• Anaphora and coreference are resolved, even among the generated nodes.

Figure 2

Note on the description of annotation at the English tectogrammatical layer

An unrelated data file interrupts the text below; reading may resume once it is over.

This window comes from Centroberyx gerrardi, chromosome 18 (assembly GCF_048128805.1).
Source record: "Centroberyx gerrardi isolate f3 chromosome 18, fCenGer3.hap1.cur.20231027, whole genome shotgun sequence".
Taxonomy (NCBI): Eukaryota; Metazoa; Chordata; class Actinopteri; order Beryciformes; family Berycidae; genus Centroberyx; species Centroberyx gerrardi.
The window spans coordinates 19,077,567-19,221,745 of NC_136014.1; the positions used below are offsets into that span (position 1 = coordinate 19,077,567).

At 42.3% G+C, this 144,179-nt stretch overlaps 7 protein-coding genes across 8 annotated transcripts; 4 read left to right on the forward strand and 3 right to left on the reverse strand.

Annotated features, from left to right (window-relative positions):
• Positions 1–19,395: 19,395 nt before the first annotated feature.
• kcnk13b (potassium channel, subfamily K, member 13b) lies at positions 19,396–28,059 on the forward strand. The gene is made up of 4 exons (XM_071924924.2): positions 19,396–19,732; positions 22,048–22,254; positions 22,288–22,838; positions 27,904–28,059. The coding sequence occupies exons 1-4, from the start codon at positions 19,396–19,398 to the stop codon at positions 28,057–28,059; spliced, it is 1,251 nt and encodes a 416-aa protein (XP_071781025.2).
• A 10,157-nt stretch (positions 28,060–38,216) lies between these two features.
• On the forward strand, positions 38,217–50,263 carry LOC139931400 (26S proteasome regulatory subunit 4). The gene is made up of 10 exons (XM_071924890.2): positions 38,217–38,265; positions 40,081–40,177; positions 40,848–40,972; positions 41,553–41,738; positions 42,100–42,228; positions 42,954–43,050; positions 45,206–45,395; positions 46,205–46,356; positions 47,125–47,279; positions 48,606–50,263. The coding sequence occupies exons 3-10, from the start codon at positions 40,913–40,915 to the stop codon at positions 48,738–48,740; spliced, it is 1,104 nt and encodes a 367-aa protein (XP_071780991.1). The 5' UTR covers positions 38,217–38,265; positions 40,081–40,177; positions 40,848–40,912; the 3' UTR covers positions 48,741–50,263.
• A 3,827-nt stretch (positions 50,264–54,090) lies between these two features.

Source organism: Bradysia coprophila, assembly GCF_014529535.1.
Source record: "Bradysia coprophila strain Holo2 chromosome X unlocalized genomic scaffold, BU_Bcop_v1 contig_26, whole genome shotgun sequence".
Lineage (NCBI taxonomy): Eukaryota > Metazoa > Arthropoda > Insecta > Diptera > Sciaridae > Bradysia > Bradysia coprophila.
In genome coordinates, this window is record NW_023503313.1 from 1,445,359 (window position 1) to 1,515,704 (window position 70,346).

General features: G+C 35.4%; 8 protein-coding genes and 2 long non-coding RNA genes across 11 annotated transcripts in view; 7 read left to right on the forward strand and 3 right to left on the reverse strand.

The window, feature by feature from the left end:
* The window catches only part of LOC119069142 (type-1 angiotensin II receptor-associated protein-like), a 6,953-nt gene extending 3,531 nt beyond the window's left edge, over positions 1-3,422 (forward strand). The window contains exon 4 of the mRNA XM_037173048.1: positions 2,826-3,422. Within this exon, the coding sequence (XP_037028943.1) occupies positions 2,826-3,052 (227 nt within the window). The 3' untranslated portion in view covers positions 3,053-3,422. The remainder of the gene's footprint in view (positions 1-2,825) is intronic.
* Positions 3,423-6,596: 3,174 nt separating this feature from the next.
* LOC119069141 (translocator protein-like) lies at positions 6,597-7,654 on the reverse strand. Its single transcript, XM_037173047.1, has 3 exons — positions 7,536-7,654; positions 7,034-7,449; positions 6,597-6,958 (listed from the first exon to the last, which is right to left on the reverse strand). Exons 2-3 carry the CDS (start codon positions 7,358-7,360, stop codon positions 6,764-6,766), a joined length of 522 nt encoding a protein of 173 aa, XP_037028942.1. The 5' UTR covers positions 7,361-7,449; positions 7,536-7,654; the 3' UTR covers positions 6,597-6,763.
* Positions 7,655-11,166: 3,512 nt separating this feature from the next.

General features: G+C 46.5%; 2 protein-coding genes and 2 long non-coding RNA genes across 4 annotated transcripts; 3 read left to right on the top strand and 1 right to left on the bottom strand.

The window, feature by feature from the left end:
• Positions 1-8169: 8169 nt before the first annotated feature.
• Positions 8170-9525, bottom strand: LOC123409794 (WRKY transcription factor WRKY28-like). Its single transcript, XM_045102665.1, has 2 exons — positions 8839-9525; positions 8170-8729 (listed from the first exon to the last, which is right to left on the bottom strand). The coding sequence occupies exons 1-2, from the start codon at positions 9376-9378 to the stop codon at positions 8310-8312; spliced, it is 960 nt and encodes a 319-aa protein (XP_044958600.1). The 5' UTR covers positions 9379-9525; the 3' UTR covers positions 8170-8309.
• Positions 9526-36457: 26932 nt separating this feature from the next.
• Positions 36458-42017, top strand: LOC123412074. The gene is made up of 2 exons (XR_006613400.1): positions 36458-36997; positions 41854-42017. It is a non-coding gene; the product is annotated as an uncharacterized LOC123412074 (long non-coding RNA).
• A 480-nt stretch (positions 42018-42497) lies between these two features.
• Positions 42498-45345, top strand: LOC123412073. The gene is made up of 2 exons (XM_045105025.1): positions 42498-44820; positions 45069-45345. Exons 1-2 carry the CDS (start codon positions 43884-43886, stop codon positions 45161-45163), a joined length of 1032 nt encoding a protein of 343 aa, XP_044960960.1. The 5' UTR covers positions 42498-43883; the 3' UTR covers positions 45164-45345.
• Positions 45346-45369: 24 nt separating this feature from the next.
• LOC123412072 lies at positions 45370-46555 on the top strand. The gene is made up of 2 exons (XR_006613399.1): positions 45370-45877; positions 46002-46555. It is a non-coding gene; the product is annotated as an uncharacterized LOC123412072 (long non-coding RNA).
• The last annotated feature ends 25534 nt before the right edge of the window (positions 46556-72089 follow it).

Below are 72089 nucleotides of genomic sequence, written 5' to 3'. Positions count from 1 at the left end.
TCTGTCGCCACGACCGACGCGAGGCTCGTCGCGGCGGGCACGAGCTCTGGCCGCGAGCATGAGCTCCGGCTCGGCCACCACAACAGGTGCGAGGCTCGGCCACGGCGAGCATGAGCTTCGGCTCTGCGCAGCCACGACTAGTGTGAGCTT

The general principles of the tectogrammatical representation have been most comprehensively described in the specification of the Czech tectogrammatical annotation. This has appeared in two versions. There are a comprehensive volume and an abbreviated version. Both contain a complete technical description of the data. The comprehensive specification gives the reader a detailed insight into the annotation of a number of linguistic phenomena. Based on these specifications, a similar documentation was elaborated for the English tectogrammatical representation in 2006. This documentation also contains most of the technical information present in the Czech specifications (e.g. lists of attribute values) and it describes the annotation of selected linguistic phenomena, some specific to English. The English annotation manual, however, suffers from the fact that it was too strongly conceived as a derivation of the Czech annotation manual and, no less, that, at the time of writing, there was no convenient tool available to non-programming linguists for querying the English data. The linguistic phenomena were thus selected and described on the basis of grammar textbooks and searches in the British National Corpus rather than based on the actual PTB-WSJ data. Later, we were confronted with the real PTB-WSJ data during the massive annotation and it turned out that some phenomena frequently represented in WSJ-PTB were neglected, while others, extensively presented in the textbooks, were only marginal issues in the American financial press texts. Particularly when the PML Tree Query engine was launched and querying the corpus became amazingly easy, it was plain to see that many linguistic instructions mentioned in the English manual proved untenable in practice, while other instructions kept throughout the corpus have not found their way into the manual. This brief description of the English tectogrammatical representation is meant to support the obsolete 2006 English annotation manual. We are still consulting a balanced corpus, whenever the PTB-WSJ data do not seem to be telling the whole story of a linguistic phenomenon, but instead of the BNC we then use the half-billion Corpus of Contemporary American English (COCA), which became freely available in 2008.